Leadership as a process

Identify and discuss the six trait characteristics in the trait approach to leadership. If one
does not have these traits, can he or she still be a leader? Explain your position.

Leadership as a process

Paragraph 1
My recent boss, who was the senior health officer in a private health facility, was more of
leader and a very effective one and this is because of the traits he possessed such as integrity as
was evidenced by the way he was able to account for every cent given to him, intelligence as
evidenced by the wise and strategic decisions he used to make concerning the running of the
facility, self confidence as was evidenced by the way he used to implement his policies despite
receiving criticism from a few people, determination as was evidenced by the way he used to
extend his working hours for at least two hours daily and his punctuality in keeping time and
finally sociability as was evidenced by the way he used to interact with his subordinates (Ledlow
& Coppola, 2011, pg 62).
This was very important in the role he played as the senior officer whose main work was
to oversee that the day-to-day operations of the health facility were carried out as required. At
the end of the year, the facility was able to get more patients compared to the previous years and

Leadership as a process 2
most of them commended the facility for its quality services. This had a great impact on me since
it helped me appreciate the need of possessing the same traits that is determination, self-
confidence and integrity. The appreciation of these traits is what helped me gain the ‘Employee
of the Year’ award at the end of the year. (Wiseman & McKeown, 2010, pg 15)

Paragraph 2

For a leader to be effective according to the trait approach should posses some traits and
this is as follows;
Intelligence
Research done has shown that leaders have a relatively higher intelligence compared to
non-leaders. Intelligence is what boosts communication skills, problem solving skills and
reasoning skills of these leaders. However, it has been shown that the intelligence quotient of
leaders and their subordinates should not differ much since this can make it difficult for the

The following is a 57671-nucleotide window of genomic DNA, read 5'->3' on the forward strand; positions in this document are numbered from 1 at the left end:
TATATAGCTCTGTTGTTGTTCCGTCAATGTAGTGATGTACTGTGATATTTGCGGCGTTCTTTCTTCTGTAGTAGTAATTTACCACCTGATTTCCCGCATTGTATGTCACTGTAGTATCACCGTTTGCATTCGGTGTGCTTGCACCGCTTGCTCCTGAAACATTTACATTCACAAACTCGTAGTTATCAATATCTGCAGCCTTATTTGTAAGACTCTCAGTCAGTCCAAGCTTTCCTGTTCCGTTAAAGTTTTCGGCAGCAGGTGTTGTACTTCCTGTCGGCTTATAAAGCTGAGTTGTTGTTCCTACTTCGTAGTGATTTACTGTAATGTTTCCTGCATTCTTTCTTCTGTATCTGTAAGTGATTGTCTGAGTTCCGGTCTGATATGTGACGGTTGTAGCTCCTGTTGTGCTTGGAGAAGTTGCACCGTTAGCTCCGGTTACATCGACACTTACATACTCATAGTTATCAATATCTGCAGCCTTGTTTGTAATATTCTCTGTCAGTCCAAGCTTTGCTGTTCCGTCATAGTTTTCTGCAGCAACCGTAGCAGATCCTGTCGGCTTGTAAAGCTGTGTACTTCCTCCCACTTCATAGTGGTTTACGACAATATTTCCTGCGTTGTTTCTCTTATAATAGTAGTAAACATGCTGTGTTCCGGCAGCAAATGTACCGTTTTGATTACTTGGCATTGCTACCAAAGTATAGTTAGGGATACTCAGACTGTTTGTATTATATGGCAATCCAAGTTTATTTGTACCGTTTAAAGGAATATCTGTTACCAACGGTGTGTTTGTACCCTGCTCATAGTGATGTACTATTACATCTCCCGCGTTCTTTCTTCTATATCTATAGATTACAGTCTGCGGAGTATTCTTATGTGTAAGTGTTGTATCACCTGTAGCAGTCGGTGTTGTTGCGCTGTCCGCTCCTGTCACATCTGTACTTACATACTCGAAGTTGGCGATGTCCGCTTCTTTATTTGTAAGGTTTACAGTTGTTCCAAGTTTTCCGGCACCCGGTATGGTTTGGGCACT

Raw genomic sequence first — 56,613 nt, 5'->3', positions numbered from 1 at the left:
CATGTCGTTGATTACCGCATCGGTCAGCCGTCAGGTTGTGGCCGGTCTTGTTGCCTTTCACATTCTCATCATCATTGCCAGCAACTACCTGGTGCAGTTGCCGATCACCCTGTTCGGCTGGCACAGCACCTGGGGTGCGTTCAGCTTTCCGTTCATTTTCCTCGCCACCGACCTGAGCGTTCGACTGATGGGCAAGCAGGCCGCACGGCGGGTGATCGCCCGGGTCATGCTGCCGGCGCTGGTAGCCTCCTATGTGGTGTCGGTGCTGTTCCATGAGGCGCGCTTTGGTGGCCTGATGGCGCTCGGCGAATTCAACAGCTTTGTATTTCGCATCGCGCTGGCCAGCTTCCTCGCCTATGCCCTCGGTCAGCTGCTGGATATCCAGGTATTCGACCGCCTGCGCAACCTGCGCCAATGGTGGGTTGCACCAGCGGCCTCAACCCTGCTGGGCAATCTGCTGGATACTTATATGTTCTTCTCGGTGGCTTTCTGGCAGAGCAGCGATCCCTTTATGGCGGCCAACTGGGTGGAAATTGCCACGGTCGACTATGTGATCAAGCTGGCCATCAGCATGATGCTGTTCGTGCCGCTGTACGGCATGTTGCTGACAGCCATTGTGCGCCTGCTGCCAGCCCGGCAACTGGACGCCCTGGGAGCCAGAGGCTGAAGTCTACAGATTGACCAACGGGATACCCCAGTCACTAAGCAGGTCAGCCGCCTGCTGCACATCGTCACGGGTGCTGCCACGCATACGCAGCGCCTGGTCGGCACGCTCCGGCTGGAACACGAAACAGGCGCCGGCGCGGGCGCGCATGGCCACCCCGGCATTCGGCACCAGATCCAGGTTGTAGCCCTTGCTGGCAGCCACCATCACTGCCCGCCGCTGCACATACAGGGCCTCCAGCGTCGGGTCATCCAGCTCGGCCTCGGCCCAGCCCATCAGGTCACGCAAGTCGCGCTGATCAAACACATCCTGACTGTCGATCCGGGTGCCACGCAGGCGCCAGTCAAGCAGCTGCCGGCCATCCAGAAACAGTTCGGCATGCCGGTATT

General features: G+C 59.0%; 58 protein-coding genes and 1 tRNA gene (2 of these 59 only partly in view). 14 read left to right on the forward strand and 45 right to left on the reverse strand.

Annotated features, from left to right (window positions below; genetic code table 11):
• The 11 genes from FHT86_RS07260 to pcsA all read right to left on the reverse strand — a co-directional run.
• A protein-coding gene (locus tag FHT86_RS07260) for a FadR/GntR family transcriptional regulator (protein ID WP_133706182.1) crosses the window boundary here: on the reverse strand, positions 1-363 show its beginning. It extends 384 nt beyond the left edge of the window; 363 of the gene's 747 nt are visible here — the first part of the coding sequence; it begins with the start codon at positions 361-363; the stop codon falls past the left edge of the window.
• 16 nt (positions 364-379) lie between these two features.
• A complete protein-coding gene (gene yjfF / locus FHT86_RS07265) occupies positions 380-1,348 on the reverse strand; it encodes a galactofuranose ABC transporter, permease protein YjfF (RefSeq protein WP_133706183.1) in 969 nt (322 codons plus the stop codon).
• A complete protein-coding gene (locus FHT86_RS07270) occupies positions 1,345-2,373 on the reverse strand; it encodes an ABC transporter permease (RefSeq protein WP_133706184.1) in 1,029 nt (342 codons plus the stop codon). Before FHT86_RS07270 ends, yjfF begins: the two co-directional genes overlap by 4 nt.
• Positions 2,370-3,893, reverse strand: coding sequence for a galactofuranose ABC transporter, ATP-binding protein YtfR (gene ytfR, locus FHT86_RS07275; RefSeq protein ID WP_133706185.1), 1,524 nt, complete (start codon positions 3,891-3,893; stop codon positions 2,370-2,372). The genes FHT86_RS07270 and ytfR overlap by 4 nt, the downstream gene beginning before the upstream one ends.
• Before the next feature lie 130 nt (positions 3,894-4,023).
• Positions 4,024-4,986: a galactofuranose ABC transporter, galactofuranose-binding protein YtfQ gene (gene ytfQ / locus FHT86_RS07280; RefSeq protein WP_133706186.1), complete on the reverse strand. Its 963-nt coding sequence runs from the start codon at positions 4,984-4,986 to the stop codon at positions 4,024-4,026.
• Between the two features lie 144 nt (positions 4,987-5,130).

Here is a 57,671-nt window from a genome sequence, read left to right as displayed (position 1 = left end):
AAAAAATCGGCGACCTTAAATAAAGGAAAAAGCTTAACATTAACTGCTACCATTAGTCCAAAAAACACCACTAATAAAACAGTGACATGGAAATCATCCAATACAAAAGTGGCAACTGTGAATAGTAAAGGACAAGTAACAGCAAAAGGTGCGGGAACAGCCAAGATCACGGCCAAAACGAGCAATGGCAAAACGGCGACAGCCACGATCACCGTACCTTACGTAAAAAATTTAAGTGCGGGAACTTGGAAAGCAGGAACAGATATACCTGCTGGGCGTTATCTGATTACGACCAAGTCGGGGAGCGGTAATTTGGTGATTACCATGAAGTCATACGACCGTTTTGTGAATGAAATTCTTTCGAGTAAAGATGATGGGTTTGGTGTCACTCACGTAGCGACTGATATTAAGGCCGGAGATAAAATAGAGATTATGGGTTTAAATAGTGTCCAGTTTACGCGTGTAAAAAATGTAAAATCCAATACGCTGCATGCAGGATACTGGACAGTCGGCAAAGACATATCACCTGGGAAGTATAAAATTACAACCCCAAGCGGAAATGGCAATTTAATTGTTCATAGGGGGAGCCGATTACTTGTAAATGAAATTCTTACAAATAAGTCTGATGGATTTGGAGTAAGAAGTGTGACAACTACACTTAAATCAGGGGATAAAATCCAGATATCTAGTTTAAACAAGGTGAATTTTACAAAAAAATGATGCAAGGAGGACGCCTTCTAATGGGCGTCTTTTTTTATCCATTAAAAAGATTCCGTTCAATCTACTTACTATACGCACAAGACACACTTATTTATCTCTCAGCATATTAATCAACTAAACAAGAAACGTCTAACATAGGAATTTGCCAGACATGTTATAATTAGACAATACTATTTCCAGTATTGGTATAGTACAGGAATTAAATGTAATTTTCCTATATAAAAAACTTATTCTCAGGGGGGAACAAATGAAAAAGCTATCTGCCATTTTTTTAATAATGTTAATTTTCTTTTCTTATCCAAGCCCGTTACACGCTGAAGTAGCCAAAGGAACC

subordinates to comprehend ideas from their leaders and also hinder the communication between
the two. (Northhouse, 2004, pg 20)
Self confidence
Self confidence in leaders is important since it boosts one’s self-esteem and this acts as a
motivation of aiming at productivity in whatever one does.
Determination
This is very important especially during the times when one is faced with challenges. A
determined leader is able to overcome any hurdles or obstacles. Determination also ensures that a
project or assignment given is performed to its maximum and such leaders do not settle for

Leadership as a process 3
mediocrity. This is very important when it comes to producing quality work. (Northhouse, 2004,
pg 20)
Integrity
Integrity involves being trustworthy. Leaders with this trait are able to motivate their
subordinates to posses the same trait. Research has shown that most of the successful
organizations in the world are run by integral leaders compared to some organizations which
have collapsed as a result of leaders lacking integrity. Such organizations are usually faced with
issues such as corruption. (Northhouse, 2004, pg 21)
Initiative
This is the quality of being able to come up with new ideas. (Gordon, 2002, pg 56) Most
of the successful leaders in the world such as Steve Jobs came up with new ideas and this
uniqueness is what made them successful.
Sociability
This is the quality of being interactive with other people. This trait usually enhances
communication between leaders and their subordinates which is very important in the operation
of an organization. (Northhouse, 2004, pg 21)
In conclusion, if one does not possess these traits, he cannot be a leader since leadership
is a skill that requires principles to be adhered to so as to ensure that the interests of the people
are served. The failure to adhere to these principals will definitely lead to the lack of mutual
interest between the leaders and the individuals that are been led and the person leading will no
longer be viewed as a leader.

Leadership as a process 4

References

Ledlow, G. R., & Coppola, M. N. (2011). Leadership for health professionals: Theory, skills,
and applications. Sudbury, Mass: Jones and Barlett.
Wiseman, L., & McKeown, G. (2010). Multipliers: How the best leaders make everyone smarter.
New York: HarperBusiness
Gordon, J. R., (2002). Organizational behavior: A diagnostic approach. Upper Saddle River, NJ:
Prentice Hall.
Northhouse, P. G. (2004). Leadership theory and practice. Thousand Oaks, CA: Sage.

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